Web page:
Despite the recent outbursts, which could have been caused by a break up of ISON's nucleus, astronomers with NASA's Comet ISON Observing Campaign believe that the comet is still intact.
It will need to be to survive next week's hellish plunge through the sun's atmosphere. If it does survive--a big IF--it could emerge as a splendid naked-eye object for sky watchers in the northern hemisphere.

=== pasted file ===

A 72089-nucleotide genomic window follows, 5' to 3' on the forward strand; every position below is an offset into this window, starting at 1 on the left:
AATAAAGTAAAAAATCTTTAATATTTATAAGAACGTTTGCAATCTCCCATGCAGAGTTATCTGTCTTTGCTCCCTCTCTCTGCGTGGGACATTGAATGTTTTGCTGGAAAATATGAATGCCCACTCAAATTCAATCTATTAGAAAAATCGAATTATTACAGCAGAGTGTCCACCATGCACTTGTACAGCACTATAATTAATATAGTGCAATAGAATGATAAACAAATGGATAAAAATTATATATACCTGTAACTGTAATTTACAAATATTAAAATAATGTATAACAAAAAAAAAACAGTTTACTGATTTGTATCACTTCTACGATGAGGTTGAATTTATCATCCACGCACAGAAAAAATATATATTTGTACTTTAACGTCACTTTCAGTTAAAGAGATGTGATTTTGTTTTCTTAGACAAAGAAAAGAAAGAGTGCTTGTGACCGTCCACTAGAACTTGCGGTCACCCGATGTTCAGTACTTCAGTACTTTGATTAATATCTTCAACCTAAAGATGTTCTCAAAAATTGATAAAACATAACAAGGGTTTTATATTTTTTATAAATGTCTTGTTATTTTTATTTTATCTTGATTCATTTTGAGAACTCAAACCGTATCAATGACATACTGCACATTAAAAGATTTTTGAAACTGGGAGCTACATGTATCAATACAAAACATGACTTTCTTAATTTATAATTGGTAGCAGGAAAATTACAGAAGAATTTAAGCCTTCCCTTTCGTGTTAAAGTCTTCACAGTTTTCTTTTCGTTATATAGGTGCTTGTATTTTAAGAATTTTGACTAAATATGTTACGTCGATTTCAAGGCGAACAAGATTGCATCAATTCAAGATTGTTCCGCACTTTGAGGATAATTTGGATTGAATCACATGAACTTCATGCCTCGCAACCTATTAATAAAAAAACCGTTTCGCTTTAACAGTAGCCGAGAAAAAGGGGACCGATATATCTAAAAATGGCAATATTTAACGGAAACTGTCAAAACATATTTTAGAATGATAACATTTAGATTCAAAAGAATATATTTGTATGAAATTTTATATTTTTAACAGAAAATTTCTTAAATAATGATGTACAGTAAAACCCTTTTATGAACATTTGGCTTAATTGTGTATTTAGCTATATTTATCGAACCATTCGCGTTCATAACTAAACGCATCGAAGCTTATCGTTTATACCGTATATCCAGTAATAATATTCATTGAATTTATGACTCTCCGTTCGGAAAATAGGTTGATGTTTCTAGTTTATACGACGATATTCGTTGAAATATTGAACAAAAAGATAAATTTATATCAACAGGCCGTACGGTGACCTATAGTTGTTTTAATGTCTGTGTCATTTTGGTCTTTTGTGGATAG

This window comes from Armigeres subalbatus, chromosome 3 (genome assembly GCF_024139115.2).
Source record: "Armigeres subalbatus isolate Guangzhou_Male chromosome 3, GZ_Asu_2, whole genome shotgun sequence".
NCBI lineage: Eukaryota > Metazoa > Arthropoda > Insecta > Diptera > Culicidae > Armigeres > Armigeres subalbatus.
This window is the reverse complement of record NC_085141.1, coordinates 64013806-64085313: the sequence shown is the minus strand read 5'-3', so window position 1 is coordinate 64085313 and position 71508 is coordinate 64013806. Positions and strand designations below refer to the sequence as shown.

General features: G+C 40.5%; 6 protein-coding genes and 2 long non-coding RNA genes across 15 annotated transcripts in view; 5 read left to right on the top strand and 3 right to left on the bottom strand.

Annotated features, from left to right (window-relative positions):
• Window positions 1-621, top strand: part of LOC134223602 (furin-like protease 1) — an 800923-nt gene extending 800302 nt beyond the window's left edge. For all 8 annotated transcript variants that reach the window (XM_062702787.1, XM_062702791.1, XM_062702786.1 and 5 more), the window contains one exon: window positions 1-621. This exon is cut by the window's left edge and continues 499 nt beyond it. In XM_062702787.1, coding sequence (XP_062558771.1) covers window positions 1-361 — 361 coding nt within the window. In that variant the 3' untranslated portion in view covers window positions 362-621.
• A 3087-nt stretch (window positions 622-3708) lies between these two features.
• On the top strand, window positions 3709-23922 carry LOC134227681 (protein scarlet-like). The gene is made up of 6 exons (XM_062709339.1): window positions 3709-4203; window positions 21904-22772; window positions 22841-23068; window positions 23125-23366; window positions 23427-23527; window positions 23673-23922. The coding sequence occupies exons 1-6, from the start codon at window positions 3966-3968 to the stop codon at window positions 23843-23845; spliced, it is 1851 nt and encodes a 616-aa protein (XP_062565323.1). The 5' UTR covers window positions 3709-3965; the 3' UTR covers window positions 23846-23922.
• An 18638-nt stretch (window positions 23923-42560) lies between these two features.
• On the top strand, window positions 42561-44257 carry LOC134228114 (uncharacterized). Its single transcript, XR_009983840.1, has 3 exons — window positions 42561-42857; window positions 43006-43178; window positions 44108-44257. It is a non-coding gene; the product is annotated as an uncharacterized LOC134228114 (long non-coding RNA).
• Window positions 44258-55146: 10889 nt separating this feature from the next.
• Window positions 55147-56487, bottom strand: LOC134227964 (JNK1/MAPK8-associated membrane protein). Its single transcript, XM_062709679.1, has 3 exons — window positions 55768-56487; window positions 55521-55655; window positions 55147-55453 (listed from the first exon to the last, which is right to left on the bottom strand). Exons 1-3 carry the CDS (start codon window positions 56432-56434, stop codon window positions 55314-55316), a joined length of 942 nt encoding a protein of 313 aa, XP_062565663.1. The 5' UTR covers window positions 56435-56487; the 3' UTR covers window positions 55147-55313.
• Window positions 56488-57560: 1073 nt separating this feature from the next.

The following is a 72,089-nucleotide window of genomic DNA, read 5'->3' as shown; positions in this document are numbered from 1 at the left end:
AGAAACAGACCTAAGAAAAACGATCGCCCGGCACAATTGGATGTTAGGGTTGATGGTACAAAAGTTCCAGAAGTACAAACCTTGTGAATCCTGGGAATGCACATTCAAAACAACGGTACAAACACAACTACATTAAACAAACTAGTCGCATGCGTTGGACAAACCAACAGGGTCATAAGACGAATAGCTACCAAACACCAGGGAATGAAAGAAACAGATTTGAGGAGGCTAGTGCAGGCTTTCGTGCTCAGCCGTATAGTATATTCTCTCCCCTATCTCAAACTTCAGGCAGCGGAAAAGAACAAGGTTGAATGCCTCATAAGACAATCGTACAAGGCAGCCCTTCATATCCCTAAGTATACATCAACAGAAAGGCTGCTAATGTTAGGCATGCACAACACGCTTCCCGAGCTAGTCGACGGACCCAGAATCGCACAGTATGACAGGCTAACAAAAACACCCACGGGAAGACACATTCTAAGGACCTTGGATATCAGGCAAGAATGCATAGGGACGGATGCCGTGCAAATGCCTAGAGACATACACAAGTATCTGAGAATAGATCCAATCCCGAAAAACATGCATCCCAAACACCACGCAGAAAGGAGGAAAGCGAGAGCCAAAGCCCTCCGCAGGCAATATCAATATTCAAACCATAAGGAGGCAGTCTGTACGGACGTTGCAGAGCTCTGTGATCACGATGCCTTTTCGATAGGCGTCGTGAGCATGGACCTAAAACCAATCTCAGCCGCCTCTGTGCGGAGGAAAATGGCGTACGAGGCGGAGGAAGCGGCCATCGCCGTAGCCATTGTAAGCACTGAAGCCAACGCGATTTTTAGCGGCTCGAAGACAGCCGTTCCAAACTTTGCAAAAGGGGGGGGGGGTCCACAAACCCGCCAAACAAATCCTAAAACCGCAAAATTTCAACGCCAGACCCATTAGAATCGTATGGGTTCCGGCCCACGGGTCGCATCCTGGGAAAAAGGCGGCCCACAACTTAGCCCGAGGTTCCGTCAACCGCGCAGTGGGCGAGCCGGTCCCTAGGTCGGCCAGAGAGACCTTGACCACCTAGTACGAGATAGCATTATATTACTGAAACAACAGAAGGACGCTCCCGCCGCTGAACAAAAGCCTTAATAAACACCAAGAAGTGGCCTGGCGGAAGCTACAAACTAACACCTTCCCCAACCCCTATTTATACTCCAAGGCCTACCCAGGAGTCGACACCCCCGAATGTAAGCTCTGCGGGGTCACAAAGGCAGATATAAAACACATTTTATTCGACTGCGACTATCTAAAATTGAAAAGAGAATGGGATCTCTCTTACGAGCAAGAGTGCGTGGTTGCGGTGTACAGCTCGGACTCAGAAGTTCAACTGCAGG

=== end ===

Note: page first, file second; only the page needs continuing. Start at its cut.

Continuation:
Observationally speaking, the next big event in the timeline of Comet ISON's journey comes on Nov. 21st when the comet enters the field of view of NASA's STEREO-A spacecraft. The Heliospheric Imager on STEREO-A will pick up the comet just as Earth-bound telescopes begin to lose it. In the days that follow, STEREO-B, SOHO and the Solar Dynamics Observatory will join the hunt, providing continuous views of Comet ISON all the way to perihelion. Stay tuned! www.spaceweather.com